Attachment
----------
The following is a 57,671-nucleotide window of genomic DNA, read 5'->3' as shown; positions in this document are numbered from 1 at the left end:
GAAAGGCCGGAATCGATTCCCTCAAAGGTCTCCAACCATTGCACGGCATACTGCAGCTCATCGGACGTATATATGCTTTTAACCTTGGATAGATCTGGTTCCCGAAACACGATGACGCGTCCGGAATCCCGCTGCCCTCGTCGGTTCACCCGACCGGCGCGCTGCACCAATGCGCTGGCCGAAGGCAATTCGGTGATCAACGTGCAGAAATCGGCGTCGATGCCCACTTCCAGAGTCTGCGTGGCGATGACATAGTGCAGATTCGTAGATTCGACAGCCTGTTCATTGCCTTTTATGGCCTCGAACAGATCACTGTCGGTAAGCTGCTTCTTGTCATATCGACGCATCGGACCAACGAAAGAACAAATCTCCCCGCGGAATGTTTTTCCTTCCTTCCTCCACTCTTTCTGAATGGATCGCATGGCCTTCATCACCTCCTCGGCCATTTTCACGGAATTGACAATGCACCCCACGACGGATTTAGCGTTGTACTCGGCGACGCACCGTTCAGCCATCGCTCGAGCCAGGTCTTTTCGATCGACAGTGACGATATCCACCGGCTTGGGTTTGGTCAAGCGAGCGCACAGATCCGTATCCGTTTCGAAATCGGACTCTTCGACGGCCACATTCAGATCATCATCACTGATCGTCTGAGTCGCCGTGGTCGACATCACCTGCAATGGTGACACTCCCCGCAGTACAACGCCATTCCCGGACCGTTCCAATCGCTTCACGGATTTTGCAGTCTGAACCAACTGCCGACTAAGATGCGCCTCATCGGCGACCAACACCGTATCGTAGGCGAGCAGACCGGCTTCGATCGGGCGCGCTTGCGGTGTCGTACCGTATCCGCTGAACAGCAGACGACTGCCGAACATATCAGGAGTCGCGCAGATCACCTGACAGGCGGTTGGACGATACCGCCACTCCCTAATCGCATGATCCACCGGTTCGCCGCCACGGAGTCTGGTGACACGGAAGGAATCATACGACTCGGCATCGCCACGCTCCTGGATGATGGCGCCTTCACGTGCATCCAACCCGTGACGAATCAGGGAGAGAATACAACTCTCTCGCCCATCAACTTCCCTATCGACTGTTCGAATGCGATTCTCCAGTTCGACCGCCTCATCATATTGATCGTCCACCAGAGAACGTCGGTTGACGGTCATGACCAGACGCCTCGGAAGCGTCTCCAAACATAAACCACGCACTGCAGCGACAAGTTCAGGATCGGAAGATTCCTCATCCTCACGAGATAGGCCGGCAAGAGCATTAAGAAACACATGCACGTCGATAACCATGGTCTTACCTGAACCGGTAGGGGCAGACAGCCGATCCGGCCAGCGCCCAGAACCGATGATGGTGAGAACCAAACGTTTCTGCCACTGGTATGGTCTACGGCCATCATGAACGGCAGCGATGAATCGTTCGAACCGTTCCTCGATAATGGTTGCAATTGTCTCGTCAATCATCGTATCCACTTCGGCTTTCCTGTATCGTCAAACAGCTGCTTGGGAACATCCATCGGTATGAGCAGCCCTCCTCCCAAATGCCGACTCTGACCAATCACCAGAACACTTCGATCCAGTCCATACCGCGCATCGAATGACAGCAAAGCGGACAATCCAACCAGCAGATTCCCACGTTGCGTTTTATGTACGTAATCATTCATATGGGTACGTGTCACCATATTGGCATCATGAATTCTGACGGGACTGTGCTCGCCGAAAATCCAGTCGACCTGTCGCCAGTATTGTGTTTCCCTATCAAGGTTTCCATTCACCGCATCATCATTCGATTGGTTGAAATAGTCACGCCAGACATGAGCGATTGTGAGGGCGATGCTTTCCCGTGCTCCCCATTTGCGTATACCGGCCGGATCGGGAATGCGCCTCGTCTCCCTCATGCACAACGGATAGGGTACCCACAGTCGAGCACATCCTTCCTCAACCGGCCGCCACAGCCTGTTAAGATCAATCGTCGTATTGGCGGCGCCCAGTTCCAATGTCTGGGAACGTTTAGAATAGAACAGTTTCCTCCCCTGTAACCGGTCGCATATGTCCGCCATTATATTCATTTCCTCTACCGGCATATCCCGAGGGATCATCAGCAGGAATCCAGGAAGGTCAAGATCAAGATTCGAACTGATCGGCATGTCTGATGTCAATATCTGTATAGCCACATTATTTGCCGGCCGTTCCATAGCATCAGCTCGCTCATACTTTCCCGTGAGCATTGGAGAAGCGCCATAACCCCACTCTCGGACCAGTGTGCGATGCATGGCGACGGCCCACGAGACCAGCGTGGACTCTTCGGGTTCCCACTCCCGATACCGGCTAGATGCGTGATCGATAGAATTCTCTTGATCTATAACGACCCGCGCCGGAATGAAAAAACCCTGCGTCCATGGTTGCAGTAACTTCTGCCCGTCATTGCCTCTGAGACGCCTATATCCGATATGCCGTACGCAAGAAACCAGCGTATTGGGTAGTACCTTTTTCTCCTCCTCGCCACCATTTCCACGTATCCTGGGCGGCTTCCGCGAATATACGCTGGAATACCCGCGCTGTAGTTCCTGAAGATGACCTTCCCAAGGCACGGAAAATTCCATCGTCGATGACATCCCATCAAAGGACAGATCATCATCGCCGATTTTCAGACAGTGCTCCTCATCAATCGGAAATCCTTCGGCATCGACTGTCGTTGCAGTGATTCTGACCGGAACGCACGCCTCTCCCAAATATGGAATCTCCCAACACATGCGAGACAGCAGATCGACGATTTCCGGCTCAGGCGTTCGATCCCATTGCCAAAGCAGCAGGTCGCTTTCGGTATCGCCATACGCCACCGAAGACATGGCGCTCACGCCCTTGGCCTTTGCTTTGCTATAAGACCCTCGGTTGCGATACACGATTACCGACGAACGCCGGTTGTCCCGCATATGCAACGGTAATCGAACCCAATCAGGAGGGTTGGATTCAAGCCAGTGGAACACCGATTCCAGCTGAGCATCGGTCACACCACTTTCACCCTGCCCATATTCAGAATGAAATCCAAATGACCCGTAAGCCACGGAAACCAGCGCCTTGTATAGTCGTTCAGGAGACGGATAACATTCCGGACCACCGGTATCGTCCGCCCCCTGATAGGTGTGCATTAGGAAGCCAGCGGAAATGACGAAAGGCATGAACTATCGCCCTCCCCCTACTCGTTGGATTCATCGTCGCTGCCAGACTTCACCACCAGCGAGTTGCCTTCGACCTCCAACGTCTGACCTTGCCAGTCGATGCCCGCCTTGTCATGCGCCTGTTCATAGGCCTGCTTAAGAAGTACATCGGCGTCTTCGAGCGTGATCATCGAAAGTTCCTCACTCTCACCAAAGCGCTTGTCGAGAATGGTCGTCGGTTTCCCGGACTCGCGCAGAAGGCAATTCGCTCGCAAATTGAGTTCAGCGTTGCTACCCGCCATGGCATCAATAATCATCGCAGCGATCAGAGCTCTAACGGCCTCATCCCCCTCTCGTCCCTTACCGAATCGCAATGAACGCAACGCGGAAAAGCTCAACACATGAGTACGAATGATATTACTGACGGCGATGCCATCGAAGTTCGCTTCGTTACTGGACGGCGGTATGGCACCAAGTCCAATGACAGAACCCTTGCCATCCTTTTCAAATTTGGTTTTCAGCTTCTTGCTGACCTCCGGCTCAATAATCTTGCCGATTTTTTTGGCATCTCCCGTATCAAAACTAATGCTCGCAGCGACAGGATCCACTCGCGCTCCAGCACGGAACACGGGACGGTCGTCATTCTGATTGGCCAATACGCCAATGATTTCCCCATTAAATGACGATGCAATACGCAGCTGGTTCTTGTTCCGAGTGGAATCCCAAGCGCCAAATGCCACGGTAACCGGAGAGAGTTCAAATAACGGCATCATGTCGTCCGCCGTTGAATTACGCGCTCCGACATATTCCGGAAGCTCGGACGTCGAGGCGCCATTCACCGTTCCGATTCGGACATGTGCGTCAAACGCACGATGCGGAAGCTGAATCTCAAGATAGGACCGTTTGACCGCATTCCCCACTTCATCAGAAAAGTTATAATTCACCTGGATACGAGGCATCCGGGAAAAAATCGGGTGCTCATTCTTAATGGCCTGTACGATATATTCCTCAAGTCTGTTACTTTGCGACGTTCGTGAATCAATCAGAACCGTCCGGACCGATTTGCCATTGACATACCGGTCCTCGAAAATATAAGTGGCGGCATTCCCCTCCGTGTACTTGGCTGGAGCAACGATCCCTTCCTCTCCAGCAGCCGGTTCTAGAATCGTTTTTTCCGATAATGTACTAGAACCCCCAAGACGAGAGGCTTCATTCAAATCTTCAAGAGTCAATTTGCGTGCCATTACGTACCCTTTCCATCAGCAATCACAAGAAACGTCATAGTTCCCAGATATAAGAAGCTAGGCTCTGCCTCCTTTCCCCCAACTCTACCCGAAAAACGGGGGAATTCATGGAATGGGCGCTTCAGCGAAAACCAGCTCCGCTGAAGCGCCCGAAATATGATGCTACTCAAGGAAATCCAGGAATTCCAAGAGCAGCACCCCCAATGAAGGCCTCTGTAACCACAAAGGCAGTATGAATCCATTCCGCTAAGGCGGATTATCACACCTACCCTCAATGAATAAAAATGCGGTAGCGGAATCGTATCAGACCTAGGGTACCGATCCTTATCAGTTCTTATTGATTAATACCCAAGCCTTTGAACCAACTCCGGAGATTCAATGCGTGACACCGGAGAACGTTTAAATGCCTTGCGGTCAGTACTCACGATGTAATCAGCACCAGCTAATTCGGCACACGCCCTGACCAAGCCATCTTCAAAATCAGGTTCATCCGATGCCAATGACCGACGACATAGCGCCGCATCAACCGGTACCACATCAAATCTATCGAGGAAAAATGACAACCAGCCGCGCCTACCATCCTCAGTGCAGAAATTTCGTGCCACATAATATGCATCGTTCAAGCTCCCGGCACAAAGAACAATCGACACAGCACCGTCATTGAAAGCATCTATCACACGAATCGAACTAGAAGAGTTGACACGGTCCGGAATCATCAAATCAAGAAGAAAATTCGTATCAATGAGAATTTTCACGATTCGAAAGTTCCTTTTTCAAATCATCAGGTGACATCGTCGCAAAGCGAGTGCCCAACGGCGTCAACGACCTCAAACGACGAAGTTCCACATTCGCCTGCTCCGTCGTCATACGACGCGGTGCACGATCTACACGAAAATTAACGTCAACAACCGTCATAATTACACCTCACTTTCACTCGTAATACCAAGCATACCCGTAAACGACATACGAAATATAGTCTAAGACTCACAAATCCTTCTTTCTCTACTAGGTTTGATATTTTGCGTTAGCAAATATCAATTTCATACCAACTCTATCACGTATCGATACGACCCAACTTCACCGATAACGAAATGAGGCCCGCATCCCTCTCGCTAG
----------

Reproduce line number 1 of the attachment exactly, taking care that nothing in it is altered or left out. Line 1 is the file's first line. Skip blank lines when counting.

The following is a 57,671-nucleotide window of genomic DNA, read 5'->3' as shown; positions in this document are numbered from 1 at the left end: